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  1. Member thedudeabides's Avatar
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    #1

    Default Best path to Network Architect

    Let's say your long-term goal is to design and/or build networks for large organizations. What would be the best path to take from start to finish, assuming you're starting with zero to little experience in networking?
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    #2
    An architect is someone that takes business requirements and converts them into IT requirements. A designer then creates a design out of those requirements and hands it off to an engineer to build. If you want to be an architect, you need at least a high-level understanding of most of how IT operates. Everything from networking, to quality of service to storage to databases to how the users use applications. Then you need enough of a business background to be able to ask the right questions about the direction the business is growing so you can architect the right things.

    So what I'm trying to say is that at the beginning, it's hard to make a wrong choice if your goal is to be an architect. The key is not to spend 10 years focused on an area, you need to move around. Networking is a good starting point and a good base camp because the network touches everything. In a large organization, it shouldn't be too hard to get put on projects that give you the exposure you'd be looking for while still letting you keep your foot in networking.
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  4. Senior Member LordQarlyn's Avatar
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    #3
    Quote Originally Posted by EANx View Post
    An architect is someone that takes business requirements and converts them into IT requirements. A designer then creates a design out of those requirements and hands it off to an engineer to build. If you want to be an architect, you need at least a high-level understanding of most of how IT operates. Everything from networking, to quality of service to storage to databases to how the users use applications. Then you need enough of a business background to be able to ask the right questions about the direction the business is growing so you can architect the right things.

    So what I'm trying to say is that at the beginning, it's hard to make a wrong choice if your goal is to be an architect. The key is not to spend 10 years focused on an area, you need to move around. Networking is a good starting point and a good base camp because the network touches everything. In a large organization, it shouldn't be too hard to get put on projects that give you the exposure you'd be looking for while still letting you keep your foot in networking.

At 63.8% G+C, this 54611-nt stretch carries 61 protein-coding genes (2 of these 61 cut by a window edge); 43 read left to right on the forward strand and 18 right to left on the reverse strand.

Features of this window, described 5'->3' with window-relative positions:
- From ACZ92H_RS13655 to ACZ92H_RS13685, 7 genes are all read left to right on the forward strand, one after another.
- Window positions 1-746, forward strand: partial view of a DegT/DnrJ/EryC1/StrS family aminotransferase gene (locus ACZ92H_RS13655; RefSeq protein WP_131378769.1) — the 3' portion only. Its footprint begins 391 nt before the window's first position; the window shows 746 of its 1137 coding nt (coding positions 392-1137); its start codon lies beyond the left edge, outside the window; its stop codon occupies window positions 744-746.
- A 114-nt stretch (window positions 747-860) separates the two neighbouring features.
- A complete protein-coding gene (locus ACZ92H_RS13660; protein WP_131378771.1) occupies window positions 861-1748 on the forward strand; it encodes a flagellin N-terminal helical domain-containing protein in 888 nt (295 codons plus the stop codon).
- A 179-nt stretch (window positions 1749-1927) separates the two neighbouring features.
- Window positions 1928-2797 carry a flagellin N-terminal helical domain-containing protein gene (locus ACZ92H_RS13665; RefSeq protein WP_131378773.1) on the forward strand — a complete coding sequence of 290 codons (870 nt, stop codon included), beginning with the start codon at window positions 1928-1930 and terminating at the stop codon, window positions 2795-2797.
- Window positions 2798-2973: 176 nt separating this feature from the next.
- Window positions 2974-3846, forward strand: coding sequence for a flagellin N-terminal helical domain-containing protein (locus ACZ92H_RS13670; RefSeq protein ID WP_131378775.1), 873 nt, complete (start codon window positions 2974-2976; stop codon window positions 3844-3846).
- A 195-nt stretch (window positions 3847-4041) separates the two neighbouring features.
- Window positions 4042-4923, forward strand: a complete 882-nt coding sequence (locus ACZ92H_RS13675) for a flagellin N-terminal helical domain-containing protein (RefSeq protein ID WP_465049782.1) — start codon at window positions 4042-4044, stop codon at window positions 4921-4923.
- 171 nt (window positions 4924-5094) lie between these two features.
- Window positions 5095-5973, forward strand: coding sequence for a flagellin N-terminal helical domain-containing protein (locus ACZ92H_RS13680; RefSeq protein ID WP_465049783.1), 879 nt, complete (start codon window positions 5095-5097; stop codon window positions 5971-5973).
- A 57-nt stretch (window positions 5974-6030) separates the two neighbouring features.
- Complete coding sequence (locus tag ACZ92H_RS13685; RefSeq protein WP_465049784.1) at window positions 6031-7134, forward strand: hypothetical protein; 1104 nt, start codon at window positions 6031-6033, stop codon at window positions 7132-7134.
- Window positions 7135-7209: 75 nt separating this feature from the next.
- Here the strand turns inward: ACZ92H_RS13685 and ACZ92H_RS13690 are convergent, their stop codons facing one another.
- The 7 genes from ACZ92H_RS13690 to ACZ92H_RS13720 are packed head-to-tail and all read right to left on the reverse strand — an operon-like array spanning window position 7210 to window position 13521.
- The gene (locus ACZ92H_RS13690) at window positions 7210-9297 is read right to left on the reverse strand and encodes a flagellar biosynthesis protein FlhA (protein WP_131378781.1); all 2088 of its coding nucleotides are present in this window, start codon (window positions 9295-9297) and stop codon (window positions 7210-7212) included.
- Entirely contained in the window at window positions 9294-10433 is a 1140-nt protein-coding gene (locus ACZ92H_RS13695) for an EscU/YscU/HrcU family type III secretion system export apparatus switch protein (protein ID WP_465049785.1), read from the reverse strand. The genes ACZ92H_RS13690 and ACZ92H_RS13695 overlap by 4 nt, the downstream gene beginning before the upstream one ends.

Those words in bold and red should be, in some variant, on every senior level person's CV whether an engineer or architect or manager. That is the entire purpose of IT, taking technology and turning it into solutions for business requirements. Accomplishments and job descriptions should highlight that concept.
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  5. Member thedudeabides's Avatar
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    #4
    Quote Originally Posted by EANx View Post
    So what I'm trying to say is that at the beginning, it's hard to make a wrong choice if your goal is to be an architect. The key is not to spend 10 years focused on an area, you need to move around.
    There are so many different job titles it's hard to know what will give the best hands-on experience. NOC Technician, NOC Operator, NOC Engineer, Network Engineer, Network Admin, etc etc. They just all seem to blur together.
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    #5
    Quote Originally Posted by thedudeabides View Post
    There are so many different job titles it's hard to know what will give the best hands-on experience. NOC Technician, NOC Operator, NOC Engineer, Network Engineer, Network Admin, etc etc. They just all seem to blur together.
    What kind of a job do you do now? You may not want to over-analyze it too much. Just get that next job that give you a bit more experience. There's really not going to be a right or wrong if you are early in your career. The reality is that most people are not going to be able to predict how the technology will shift in the next 5 to 10 years so any experience right now is better than none.

    Also - you may not want to get too hung up on the title. A network engineer title at one company may not have the same job responsibilities as at another company. Look at the job description and even if you don't think it's right, you may want to apply anyways because until you land that interview where you can talk with someone, you won't necessarily know what kind of experience you will get from a particular job. Good luck!
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  7. Went to the dark side.... Moderator networker050184's Avatar
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    #6
    As with every title in IT, Network Architect can mean many things. Huge difference from a Network Architect doing corporate IT at an enterprise and one designing a backbone at a service provider.

    As usual the advice is fairly the same though. Find what you like doing and get really really good at it. Get a good engineering job at a larger company. Build some good experience and write a good resume. You'll want to get involved with projects rolling out new designs etc.
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